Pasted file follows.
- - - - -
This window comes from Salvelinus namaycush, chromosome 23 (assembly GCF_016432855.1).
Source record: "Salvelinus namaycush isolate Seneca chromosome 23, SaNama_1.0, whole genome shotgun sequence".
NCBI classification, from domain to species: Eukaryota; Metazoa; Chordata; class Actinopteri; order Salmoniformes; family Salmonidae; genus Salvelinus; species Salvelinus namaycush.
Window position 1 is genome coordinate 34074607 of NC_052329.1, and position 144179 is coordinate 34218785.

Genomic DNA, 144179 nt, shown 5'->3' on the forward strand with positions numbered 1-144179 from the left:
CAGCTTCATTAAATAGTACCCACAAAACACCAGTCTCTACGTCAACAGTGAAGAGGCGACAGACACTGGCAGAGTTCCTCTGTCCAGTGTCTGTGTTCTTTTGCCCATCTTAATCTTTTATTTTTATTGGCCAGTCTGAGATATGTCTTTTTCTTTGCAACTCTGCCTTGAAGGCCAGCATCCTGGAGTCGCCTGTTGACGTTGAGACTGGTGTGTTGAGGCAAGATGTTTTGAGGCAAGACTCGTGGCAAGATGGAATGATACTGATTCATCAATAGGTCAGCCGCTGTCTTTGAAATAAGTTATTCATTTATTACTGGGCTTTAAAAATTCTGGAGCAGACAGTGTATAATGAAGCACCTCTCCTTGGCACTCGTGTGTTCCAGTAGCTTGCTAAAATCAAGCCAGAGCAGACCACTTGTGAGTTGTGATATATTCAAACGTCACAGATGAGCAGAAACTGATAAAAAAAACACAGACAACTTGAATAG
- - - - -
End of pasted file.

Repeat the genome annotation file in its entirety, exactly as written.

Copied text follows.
This window comes from Salvelinus namaycush, chromosome 23 (assembly GCF_016432855.1).
Source record: "Salvelinus namaycush isolate Seneca chromosome 23, SaNama_1.0, whole genome shotgun sequence".
NCBI classification, from domain to species: Eukaryota; Metazoa; Chordata; class Actinopteri; order Salmoniformes; family Salmonidae; genus Salvelinus; species Salvelinus namaycush.
Window position 1 is genome coordinate 34074607 of NC_052329.1, and position 144179 is coordinate 34218785.

Genomic DNA, 144179 nt, shown 5'->3' on the forward strand with positions numbered 1-144179 from the left:
CAGCTTCATTAAATAGTACCCACAAAACACCAGTCTCTACGTCAACAGTGAAGAGGCGACAGACACTGGCAGAGTTCCTCTGTCCAGTGTCTGTGTTCTTTTGCCCATCTTAATCTTTTATTTTTATTGGCCAGTCTGAGATATGTCTTTTTCTTTGCAACTCTGCCTTGAAGGCCAGCATCCTGGAGTCGCCTGTTGACGTTGAGACTGGTGTGTTGAGGCAAGATGTTTTGAGGCAAGACTCGTGGCAAGATGGAATGATACTGATTCATCAATAGGTCAGCCGCTGTCTTTGAAATAAGTTATTCATTTATTACTGGGCTTTAAAAATTCTGGAGCAGACAGTGTATAATGAAGCACCTCTCCTTGGCACTCGTGTGTTCCAGTAGCTTGCTAAAATCAAGCCAGAGCAGACCACTTGTGAGTTGTGATATATTCAAACGTCACAGATGAGCAGAAACTGATAAAAAAAACACAGACAACTTGAATAG